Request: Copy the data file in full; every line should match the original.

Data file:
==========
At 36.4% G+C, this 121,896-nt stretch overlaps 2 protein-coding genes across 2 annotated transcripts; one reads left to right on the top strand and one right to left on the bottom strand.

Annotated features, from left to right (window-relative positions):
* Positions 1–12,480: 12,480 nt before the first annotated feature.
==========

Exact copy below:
At 36.4% G+C, this 121,896-nt stretch overlaps 2 protein-coding genes across 2 annotated transcripts; one reads left to right on the top strand and one right to left on the bottom strand.

Annotated features, from left to right (window-relative positions):
* Positions 1–12,480: 12,480 nt before the first annotated feature.